Open clouds power innovation, agility, and efficiency

Cloud computing gets headlines every day, with predictions about the percent of workloads moving to large public cloud providers. While there is some momentum in the IT industry to move to public cloud environments, this choice is not automatic. Several decisions must be looked at closely before moving critical workloads to a public cloud provider. Different computing environments serve different needs of IT organisations, and one environment is not ideal for every enterprise.

Large public cloud providers certainly offer a range of services and enable specific workloads to scale to very large computing or storage needs. With a range of services provided, the large public cloud providers can offer a range of capabilities for many different workloads and requirements. However, there are many cases where a remote public cloud provider may not be able to satisfy the needs of an IT department. An on-prem data centre (even if operated as an internal cloud) would be ideal in these cases. It can be architected and deployed to serve the users better, whether in-house or external.

Open Standards

While the instruction set for most clouds is fairly standardised (but not completely), there are restrictions that public cloud providers impose on users. For example, there are limited choices for operating systems, accelerated computing hardware, and other parts of a hardware infrastructure or software environment that may not match up with what an enterprise needs for maximum performance or optimised workflows.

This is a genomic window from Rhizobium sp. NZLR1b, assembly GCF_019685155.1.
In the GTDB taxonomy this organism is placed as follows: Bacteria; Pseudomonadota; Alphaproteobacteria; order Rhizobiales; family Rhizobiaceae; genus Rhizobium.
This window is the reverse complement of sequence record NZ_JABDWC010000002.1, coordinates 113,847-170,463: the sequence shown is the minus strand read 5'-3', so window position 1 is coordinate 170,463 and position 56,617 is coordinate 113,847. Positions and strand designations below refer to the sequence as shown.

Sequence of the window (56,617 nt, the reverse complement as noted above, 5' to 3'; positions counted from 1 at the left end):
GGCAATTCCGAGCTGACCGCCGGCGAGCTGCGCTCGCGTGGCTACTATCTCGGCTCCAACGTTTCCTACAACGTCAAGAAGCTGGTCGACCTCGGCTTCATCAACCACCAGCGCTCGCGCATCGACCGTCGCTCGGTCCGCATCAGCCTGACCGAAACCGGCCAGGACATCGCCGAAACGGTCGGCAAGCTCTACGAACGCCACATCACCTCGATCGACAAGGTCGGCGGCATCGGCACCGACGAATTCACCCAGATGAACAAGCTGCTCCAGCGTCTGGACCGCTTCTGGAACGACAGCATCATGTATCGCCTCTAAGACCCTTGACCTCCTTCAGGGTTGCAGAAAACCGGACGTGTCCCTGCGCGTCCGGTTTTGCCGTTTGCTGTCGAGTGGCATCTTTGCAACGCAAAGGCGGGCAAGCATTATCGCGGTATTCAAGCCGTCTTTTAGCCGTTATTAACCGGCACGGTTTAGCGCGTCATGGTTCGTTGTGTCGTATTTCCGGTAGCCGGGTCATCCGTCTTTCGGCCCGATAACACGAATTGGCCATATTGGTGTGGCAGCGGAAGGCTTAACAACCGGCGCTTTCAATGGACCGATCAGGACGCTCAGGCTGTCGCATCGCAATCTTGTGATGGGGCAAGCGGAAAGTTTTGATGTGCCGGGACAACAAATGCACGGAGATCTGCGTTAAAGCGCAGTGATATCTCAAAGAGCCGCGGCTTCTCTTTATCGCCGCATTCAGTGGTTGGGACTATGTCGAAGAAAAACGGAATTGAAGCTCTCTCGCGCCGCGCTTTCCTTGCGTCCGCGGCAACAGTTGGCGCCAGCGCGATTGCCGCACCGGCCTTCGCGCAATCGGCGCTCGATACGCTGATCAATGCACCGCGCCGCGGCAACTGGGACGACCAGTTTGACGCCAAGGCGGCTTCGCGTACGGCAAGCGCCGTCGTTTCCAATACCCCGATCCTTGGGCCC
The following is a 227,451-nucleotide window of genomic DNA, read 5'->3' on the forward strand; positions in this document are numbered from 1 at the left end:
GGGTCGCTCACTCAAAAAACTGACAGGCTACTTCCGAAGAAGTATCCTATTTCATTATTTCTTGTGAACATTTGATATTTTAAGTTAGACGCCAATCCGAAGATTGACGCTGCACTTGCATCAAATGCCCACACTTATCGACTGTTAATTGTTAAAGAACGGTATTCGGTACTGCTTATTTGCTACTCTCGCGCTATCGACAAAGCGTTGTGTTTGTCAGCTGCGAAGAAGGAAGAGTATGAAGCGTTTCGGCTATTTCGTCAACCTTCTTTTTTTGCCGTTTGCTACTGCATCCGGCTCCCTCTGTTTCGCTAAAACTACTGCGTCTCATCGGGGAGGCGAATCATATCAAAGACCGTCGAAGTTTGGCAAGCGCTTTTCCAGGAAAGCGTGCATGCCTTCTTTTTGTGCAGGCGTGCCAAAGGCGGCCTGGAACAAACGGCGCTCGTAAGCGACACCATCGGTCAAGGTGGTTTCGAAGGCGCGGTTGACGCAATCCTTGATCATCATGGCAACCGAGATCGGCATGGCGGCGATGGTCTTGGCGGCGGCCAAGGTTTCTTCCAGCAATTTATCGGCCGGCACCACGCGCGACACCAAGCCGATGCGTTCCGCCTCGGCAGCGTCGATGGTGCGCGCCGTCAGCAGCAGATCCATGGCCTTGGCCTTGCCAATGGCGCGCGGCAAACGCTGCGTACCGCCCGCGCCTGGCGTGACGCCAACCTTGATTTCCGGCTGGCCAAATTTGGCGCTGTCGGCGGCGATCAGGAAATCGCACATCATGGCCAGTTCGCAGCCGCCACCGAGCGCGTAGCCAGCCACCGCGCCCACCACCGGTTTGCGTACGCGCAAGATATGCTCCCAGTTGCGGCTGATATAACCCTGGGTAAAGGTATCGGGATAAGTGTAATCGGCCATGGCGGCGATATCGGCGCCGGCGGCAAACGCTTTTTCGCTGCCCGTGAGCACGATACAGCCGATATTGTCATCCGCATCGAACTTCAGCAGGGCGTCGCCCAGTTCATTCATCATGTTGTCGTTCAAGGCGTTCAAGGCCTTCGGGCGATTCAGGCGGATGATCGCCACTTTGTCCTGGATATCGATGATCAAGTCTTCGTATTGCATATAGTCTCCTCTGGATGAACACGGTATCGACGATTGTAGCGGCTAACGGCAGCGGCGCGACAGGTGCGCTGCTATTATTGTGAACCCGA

Thus, a public cloud could be considered proprietary, as IT organisations must use the hardware and software given to them, while an open cloud allows for complete customisation. A cloud built on open standards allows IT administrators to create a cloud computing environment to customise software and even physically modify (within warranty limits) servers and storage systems to suit their needs, which is impossible when using a public cloud provider.

The components that need to be considered when creating an efficient high performing cloud include:


While there are several choices in terms of the CPUs for compute servers, the dominant CPU in use today uses the x64 instruction set. A leader in this category is 2nd Generation Intel Xeon Scalable Processors. However, the new 3rd Gen Intel Xeon processors eclipse the previous generation's performance. Thus, the question becomes that if the software is modified to take advantage of the new capabilities, how certain is the IT department that these new servers are online and available at a reasonable price? This standardisation allows for a wide range of applications to run without modification.

However, since there are several CPUs that fit this high-level requirement for a specific instruction set, the different options can make a sizeable native performance difference. Although virtualisation and containerisation technologies can abstract the underlying differences, the optimal matching of a CPU to the application will increase performances and potentially decreases energy consumption.


The software stack required for a smooth-running cloud environment can be complicated and highly specific for individual mixes of workloads. The underlying libraries and management software requirements are almost guaranteed to be different from company-to-company. Without a wide range of choices that can easily be installed and configured on the underlying hardware, a cloud may not serve the needs of the users or system administrators. In addition, not all middleware and supporting software will run optimally on all CPUs. Choices abound for all layers in the software stack, and an open computing environment is a key to creating an efficient cloud computing system.